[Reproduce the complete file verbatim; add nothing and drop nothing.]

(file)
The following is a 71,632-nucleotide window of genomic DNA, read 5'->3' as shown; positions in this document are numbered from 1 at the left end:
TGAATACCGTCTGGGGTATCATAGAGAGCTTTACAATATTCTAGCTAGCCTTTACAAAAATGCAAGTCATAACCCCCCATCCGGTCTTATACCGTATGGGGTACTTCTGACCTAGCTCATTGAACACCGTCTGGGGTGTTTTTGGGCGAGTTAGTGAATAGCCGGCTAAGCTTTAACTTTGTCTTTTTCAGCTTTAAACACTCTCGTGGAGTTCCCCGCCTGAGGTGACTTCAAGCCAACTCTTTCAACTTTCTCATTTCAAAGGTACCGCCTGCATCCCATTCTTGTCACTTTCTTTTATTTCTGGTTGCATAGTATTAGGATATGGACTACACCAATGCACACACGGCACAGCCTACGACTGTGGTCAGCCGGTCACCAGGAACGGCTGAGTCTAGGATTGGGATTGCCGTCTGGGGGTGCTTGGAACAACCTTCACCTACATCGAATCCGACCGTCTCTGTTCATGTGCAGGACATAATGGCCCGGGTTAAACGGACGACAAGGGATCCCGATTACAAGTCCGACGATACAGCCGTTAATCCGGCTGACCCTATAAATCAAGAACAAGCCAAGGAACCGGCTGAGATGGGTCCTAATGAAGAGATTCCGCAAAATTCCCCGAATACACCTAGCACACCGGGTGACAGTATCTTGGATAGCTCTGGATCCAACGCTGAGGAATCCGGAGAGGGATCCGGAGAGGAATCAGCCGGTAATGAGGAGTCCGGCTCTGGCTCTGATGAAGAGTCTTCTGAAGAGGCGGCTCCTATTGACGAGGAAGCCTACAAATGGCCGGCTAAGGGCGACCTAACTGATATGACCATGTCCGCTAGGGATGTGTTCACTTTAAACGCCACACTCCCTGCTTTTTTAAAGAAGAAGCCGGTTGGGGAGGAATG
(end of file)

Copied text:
The following is a 71,632-nucleotide window of genomic DNA, read 5'->3' as shown; positions in this document are numbered from 1 at the left end:
TGAATACCGTCTGGGGTATCATAGAGAGCTTTACAATATTCTAGCTAGCCTTTACAAAAATGCAAGTCATAACCCCCCATCCGGTCTTATACCGTATGGGGTACTTCTGACCTAGCTCATTGAACACCGTCTGGGGTGTTTTTGGGCGAGTTAGTGAATAGCCGGCTAAGCTTTAACTTTGTCTTTTTCAGCTTTAAACACTCTCGTGGAGTTCCCCGCCTGAGGTGACTTCAAGCCAACTCTTTCAACTTTCTCATTTCAAAGGTACCGCCTGCATCCCATTCTTGTCACTTTCTTTTATTTCTGGTTGCATAGTATTAGGATATGGACTACACCAATGCACACACGGCACAGCCTACGACTGTGGTCAGCCGGTCACCAGGAACGGCTGAGTCTAGGATTGGGATTGCCGTCTGGGGGTGCTTGGAACAACCTTCACCTACATCGAATCCGACCGTCTCTGTTCATGTGCAGGACATAATGGCCCGGGTTAAACGGACGACAAGGGATCCCGATTACAAGTCCGACGATACAGCCGTTAATCCGGCTGACCCTATAAATCAAGAACAAGCCAAGGAACCGGCTGAGATGGGTCCTAATGAAGAGATTCCGCAAAATTCCCCGAATACACCTAGCACACCGGGTGACAGTATCTTGGATAGCTCTGGATCCAACGCTGAGGAATCCGGAGAGGGATCCGGAGAGGAATCAGCCGGTAATGAGGAGTCCGGCTCTGGCTCTGATGAAGAGTCTTCTGAAGAGGCGGCTCCTATTGACGAGGAAGCCTACAAATGGCCGGCTAAGGGCGACCTAACTGATATGACCATGTCCGCTAGGGATGTGTTCACTTTAAACGCCACACTCCCTGCTTTTTTAAAGAAGAAGCCGGTTGGGGAGGAATG